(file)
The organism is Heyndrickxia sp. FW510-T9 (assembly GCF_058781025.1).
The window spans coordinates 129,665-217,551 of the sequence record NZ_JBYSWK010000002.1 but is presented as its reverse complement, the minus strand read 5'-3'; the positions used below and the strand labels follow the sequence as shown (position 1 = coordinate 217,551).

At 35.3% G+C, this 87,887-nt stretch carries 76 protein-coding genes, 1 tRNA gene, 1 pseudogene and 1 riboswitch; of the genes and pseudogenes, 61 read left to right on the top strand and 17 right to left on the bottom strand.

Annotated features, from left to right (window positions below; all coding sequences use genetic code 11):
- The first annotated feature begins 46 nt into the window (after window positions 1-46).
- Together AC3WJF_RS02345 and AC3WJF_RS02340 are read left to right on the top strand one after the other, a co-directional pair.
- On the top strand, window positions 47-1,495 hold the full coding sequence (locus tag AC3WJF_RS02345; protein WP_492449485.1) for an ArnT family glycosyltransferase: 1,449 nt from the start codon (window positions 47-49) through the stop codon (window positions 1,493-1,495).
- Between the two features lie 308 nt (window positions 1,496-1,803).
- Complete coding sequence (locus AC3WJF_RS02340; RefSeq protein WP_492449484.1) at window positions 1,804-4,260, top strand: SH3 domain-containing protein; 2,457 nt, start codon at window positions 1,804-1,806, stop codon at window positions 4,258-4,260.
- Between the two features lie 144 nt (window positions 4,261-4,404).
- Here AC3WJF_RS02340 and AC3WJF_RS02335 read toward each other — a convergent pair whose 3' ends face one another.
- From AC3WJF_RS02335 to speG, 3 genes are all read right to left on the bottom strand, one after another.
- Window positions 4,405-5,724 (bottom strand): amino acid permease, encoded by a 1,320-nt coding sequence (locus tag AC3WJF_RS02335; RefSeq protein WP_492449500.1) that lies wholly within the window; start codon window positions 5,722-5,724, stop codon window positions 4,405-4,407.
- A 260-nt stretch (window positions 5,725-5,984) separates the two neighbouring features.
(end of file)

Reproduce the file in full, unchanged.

The organism is Heyndrickxia sp. FW510-T9 (assembly GCF_058781025.1).
The window spans coordinates 129,665-217,551 of the sequence record NZ_JBYSWK010000002.1 but is presented as its reverse complement, the minus strand read 5'-3'; the positions used below and the strand labels follow the sequence as shown (position 1 = coordinate 217,551).

At 35.3% G+C, this 87,887-nt stretch carries 76 protein-coding genes, 1 tRNA gene, 1 pseudogene and 1 riboswitch; of the genes and pseudogenes, 61 read left to right on the top strand and 17 right to left on the bottom strand.

Annotated features, from left to right (window positions below; all coding sequences use genetic code 11):
- The first annotated feature begins 46 nt into the window (after window positions 1-46).
- Together AC3WJF_RS02345 and AC3WJF_RS02340 are read left to right on the top strand one after the other, a co-directional pair.
- On the top strand, window positions 47-1,495 hold the full coding sequence (locus tag AC3WJF_RS02345; protein WP_492449485.1) for an ArnT family glycosyltransferase: 1,449 nt from the start codon (window positions 47-49) through the stop codon (window positions 1,493-1,495).
- Between the two features lie 308 nt (window positions 1,496-1,803).
- Complete coding sequence (locus AC3WJF_RS02340; RefSeq protein WP_492449484.1) at window positions 1,804-4,260, top strand: SH3 domain-containing protein; 2,457 nt, start codon at window positions 1,804-1,806, stop codon at window positions 4,258-4,260.
- Between the two features lie 144 nt (window positions 4,261-4,404).
- Here AC3WJF_RS02340 and AC3WJF_RS02335 read toward each other — a convergent pair whose 3' ends face one another.
- From AC3WJF_RS02335 to speG, 3 genes are all read right to left on the bottom strand, one after another.
- Window positions 4,405-5,724 (bottom strand): amino acid permease, encoded by a 1,320-nt coding sequence (locus tag AC3WJF_RS02335; RefSeq protein WP_492449500.1) that lies wholly within the window; start codon window positions 5,722-5,724, stop codon window positions 4,405-4,407.
- A 260-nt stretch (window positions 5,725-5,984) separates the two neighbouring features.